of the left central maxillary incisor (21); a very special (i.e. specicto
this patient's anatomy) metallic bar has been created extending laterally
from the right mandibular canine (43), bypassing the rst inferior
premolar (44) and connecting with a metallic crown on the second
inferior premolar (45). Remaining clinical crowns involved the fol-
lowing teeth: 11, 13, 21, and 22. Full remaining teeth (bit prepared by
the dental practitioner) are: 45, 33, 35 and 38. The tooth 43 is partially
conserved (clinic crown and root), and the tooth 44 is intact but by-
passed by the bizarre metallic bar previously described. It is important
to see that these data t perfectly with the soviet autopsy report and
with our direct observations. We were able to conrm that what is
conserved in the Russian archives (teeth and associated material)
cannot be a fake, as all signs and elements of past vitality, use and
physiological alterations are clearly visible on all biological and pros-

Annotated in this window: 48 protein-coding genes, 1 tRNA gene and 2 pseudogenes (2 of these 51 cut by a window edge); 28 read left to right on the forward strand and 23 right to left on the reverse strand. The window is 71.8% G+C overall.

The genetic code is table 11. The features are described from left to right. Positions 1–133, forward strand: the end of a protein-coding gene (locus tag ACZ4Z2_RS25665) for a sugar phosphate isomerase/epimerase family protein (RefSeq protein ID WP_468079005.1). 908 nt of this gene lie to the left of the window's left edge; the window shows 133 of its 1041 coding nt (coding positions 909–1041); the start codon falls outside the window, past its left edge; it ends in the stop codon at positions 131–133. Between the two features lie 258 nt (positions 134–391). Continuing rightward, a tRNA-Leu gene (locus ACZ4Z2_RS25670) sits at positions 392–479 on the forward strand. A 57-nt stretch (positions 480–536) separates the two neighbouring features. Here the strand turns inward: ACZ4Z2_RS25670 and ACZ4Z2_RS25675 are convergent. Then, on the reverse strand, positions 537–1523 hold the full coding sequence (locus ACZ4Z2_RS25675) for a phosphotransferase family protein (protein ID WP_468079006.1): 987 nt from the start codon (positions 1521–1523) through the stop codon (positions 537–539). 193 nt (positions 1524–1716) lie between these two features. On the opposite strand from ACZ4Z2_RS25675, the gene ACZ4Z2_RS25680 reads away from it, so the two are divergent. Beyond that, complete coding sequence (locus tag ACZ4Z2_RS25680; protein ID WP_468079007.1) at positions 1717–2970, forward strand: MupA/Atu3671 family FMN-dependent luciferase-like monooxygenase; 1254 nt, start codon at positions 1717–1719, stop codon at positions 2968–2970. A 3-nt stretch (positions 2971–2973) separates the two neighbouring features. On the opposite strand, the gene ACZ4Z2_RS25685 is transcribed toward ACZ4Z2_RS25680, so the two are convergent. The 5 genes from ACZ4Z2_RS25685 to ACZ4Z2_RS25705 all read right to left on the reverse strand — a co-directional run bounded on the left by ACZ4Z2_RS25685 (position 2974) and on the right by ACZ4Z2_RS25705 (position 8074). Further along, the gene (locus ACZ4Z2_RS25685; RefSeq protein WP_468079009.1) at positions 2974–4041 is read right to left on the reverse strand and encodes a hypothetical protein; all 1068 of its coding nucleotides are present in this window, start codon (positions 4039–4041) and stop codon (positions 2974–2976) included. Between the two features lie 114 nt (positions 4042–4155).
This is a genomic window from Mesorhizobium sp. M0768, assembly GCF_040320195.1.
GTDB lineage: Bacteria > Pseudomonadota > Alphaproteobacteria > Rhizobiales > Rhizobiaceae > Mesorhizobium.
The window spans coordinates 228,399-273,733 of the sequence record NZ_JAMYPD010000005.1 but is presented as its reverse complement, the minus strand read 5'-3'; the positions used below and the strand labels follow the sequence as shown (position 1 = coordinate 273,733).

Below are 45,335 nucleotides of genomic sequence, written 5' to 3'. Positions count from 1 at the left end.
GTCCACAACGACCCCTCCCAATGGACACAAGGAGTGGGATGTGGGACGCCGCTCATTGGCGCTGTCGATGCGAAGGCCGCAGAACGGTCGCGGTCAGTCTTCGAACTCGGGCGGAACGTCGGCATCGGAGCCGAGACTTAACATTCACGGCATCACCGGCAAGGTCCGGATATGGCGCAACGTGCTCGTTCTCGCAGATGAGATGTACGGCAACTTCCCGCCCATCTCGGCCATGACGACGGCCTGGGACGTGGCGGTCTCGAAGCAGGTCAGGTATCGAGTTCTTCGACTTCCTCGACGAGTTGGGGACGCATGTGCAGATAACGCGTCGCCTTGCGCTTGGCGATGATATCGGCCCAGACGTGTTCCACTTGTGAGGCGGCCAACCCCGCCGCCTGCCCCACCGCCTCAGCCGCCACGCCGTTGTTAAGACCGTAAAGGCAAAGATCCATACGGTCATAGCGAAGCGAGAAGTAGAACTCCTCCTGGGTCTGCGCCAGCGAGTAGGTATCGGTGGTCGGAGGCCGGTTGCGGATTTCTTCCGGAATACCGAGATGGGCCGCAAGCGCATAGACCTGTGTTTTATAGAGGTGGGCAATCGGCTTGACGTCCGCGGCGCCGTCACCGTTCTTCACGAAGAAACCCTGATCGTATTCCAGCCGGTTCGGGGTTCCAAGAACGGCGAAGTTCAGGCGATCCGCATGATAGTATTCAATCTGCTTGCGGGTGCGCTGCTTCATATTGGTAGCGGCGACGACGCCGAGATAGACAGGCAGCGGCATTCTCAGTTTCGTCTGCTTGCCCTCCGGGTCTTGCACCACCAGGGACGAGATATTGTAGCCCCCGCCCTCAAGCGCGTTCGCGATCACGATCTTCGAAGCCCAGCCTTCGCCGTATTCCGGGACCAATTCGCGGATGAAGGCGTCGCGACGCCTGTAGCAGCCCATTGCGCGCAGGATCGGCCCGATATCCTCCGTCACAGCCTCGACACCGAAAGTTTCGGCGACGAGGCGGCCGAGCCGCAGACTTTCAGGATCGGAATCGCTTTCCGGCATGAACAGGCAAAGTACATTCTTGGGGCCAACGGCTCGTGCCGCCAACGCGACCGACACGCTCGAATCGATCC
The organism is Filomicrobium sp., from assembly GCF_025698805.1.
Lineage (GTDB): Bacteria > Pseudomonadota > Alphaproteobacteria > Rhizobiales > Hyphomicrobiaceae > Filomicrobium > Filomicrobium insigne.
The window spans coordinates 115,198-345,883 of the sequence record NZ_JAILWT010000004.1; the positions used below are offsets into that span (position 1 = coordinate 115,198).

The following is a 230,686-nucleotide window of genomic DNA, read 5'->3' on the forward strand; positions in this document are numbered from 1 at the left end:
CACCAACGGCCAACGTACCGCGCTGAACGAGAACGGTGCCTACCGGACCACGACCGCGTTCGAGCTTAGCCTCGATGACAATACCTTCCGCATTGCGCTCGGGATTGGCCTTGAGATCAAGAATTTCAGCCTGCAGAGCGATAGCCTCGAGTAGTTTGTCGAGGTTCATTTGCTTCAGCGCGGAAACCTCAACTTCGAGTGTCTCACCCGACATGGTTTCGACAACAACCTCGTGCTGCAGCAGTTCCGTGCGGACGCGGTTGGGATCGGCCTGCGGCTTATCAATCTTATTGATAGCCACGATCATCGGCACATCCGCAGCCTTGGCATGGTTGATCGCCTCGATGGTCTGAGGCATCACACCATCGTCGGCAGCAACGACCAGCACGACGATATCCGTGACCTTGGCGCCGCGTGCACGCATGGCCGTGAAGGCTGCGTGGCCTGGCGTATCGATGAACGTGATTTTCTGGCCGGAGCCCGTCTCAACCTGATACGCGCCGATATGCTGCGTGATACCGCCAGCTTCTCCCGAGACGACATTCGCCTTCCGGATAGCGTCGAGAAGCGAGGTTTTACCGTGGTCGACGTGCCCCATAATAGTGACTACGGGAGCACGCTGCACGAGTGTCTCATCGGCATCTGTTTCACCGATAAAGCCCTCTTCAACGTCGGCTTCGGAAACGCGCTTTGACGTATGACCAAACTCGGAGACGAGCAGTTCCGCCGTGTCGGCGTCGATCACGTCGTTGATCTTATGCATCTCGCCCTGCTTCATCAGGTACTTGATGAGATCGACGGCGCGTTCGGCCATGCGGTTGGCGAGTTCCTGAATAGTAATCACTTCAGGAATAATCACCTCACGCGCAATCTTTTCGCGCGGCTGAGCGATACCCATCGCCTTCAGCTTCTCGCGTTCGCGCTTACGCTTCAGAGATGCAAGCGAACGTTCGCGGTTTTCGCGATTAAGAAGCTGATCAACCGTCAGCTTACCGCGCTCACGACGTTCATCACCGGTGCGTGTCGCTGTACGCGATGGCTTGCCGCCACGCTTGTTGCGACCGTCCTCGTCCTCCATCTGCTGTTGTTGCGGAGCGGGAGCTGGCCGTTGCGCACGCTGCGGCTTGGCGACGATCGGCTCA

thetic elements: dental calculus, micro-wear, micro-scratches, micro-
break, etc.
The absence of muscular structures within the dental calculus
fragments has to be confronted to the fact that Adolf Hitler is said to
have been vegetarian (even if only two fragments were examined, and
not the totality of the dental calculus deposits).
The presence of lamellar structures (compatible with argil) may be
related to the fact that Adolf Hitler had chronic gastric pain (gastritis or
ulcer?) and took alginate and biliary salts (according to the list of
medics given by the archives) [79].
The absence of antimony, lead and barium at the surface of dental
calculus deposits could be understood as an argument against the hy-
pothesis of an intra-buccal rearm wound at the moment of the suicide
of Adolf Hitler; could this element may indirectly conrm the hypoth-
esis of a non-oral entry orice for this nal rearm wound (right
temporal, right frontal or posterior sub-mandibular region)?
Lastly, considering the tiny blue deposits diusely found on both
metal prosthesis and enamel surfaces, various hypothesis may be pro-
posed, without any certitude due to the absence of any elemental
analysis on such formations: chemical reaction between cyanide poi-
soning and metal alloy (gold/platinum/iron) [10] of the dental pros-
thesis at the moment of death? During the cremation process? During
the inhumation period? Further elemental analyses on such blue de-